At intervals of twelve feet all round the fort they placed guns and sentry-boxes known as "monkey-houses" where the Sepoy stood on guard. After six o'clock in the evening they allowed no one inside the Fort, and one could only walk round the outside. At eight o'clock they fired a gun and the draw-bridges were raised. Then anyone walking about without carrying a light was arrested, and anyone not answering a challenge was fired on from the Fort above. Round the Fort there was a carriage-way some sixty feet wide leading to the riverís edge. Fronting the river they had had constructed an artificial embankment and planted it with angsena trees at intervals of forty feet extending as far as the small bridge.
Inside the Malacca Fort there was a rise of moderate elevation, at the summit of which was the Dutch church. Originally it had been a Portuguese church and had been taken over by the Dutch as their own church. Below it was the Dutch cemetery. The original Fort was the work of the Portuguese. I discovered this from a picture of its builders on the front of the main gate. I noticed that the people in the picture had European features. It was a bas relief in plaster, standing about as high as a child. The picture I have mentioned exists to this day on the Bandar Hilir gate, the one on the town side having been destroyed by Mr. Farquhar. The church at the top of the hill was called San Paulo in Portuguese.
By the side of the church there is a garden belonging to the East India Company. In it there used to be some very fine fruit-trees, flowers and all kinds of vegetables. In the garden there was a well, its depth I know not how many hundreds of feet, for it was so deep that one could not see the water in it. If one threw a stone down there was a few seconds pause before one heard the splash. Another well, equally deep, lay outside the garden. In line with the hill stood the residence of the Governor, a building of elaborate design. To reach it one could walk through a tunnel built into the hill. There was also a door giving direct access to the river.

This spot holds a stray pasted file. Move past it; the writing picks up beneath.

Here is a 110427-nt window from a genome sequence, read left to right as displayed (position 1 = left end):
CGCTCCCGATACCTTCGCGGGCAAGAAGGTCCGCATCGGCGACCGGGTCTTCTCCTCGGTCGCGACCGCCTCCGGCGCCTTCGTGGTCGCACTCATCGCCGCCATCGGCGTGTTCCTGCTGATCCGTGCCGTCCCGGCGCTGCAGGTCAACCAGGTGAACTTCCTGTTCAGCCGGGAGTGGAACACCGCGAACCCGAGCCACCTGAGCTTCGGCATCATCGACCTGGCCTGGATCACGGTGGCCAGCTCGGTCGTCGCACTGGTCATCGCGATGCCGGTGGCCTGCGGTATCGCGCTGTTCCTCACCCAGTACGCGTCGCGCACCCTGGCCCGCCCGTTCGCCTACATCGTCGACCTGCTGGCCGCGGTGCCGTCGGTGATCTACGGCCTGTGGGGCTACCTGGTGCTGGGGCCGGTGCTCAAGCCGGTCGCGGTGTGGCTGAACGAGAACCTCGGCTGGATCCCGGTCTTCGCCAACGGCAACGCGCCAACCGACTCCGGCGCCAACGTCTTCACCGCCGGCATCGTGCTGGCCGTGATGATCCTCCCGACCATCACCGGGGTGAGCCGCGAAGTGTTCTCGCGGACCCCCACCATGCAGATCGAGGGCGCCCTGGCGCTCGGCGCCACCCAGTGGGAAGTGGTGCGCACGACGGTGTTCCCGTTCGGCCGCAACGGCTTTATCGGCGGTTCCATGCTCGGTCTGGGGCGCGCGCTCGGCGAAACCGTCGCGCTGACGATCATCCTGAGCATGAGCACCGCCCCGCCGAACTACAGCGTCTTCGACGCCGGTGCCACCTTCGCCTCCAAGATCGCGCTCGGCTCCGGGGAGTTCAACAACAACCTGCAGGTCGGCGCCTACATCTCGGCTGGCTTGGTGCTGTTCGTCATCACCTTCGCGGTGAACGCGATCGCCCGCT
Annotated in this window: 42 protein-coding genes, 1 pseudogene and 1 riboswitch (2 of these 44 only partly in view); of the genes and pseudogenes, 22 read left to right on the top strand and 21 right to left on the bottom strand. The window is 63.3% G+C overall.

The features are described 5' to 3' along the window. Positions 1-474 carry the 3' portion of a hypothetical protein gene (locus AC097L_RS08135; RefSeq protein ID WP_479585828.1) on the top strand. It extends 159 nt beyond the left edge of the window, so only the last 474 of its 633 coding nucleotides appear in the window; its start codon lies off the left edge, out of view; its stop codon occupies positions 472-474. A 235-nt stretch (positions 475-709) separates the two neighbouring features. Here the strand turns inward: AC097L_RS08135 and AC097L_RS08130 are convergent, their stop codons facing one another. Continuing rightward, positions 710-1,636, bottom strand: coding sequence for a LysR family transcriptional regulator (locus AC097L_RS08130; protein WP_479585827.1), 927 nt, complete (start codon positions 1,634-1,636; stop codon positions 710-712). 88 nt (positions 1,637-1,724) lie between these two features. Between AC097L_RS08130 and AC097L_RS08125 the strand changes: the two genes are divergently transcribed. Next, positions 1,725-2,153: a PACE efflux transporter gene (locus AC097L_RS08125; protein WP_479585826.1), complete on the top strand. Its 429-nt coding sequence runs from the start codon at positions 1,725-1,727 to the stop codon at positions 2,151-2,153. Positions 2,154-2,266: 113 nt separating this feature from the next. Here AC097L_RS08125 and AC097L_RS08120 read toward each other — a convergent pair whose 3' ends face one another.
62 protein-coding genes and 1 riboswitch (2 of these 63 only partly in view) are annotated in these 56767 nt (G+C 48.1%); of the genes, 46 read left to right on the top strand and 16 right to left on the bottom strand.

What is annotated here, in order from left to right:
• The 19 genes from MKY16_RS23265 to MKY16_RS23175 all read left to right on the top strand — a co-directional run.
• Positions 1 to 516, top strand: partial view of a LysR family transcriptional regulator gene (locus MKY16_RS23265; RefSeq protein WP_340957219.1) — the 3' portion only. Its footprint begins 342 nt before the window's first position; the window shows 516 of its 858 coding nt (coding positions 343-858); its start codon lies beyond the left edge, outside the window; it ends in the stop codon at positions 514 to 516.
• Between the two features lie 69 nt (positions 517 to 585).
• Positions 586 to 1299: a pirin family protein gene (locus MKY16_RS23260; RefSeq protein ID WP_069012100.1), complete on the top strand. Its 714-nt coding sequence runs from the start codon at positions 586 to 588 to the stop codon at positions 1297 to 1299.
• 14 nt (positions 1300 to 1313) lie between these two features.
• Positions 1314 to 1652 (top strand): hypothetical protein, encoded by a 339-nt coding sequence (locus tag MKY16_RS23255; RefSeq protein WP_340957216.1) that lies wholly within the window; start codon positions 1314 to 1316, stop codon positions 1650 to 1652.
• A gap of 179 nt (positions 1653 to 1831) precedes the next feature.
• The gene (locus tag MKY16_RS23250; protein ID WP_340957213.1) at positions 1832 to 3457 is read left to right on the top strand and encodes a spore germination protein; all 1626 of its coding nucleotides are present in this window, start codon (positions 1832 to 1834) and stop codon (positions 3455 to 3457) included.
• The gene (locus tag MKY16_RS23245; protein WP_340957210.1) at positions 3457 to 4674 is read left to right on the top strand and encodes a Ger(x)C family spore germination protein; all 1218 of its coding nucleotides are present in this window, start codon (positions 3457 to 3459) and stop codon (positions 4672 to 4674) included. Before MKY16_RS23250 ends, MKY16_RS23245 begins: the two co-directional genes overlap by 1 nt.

At the back of the Company's garden lay the grave of Raja Haji, a powerful Malay raja of Bugis descent whose wife was named Ratu Mas. He it was who came and made war on Malacca during the time of the Dutch. That was slightly over sixty years ago. He almost captured Malacca, having occupied all the surrounding suburbs and villages. Only the centre of Malacca itself remained unsubdued. Then all races in Malacca took to arms to help the Dutch; the Malays, Indians, Chinese, and Eurasians, each race under its Kapitan and its leaders. After many years fighting Raja Haji was killed by a shot at Tanjong Palas. The Dutch took his body and buried it at the back of the garden. I have heard a story that the place was a pig-sty. Twenty or thirty years later the descendants of Raja Haji came from Lingga and Riau to Malacca asking permission of the English Resident to transfer the grave to Riau. This permission was given and the grave was taken away. The story of Raja Haji's fighting is a very long one, too long for me to tell here. It will have to wait.
On one side of the hill was a prison which the Malacca folk called mishurdi, or in the Portuguese language "Misericordia", meaning a place of penitence. There was also the terongko, or place of chains, and inside it there was a special chamber called terongko gelap (The Dark Dungeon) where men who had committed very serious offences were put, and where no daylight could penetrate. Adjoining it was a room where they kept instruments for killing and torturing men. It was called teratu. Here men used to be placed on a raised slab and their joints struck with hard blows until they were broken, after which they were hanged at Pulau Java. There were branding instruments as well. A piece of iron rather larger in size than a silver dollar was heated red-hot and applied to a man's back between the shoulder-blades. A thick yellow smoke rose, and there was a smell of burning flesh, after which the man would be chained up. There was also a place where men were strangled; and a barrel in which people were rolled. The barrel had nails driven into it so that their points projected inwards. Those who had committed unnatural offences were rolled about inside it until their bodies were torn to shreds. I myself have never seen such tortures being inflicted, having heard of them only from very old men. But the instruments were certainly there, and the barrel I saw all studded with nails. All sorts of instruments were kept there, used by the Dutch to torture and punish people. All the apparatus, the torture chambers and the like were thrown away and burnt, and the Dark Dungeon itself was destroyed, at the time when Lord Minto came to Malacca for the war in Batavia. These wicked and frightful things he ordered to be cast into the sea.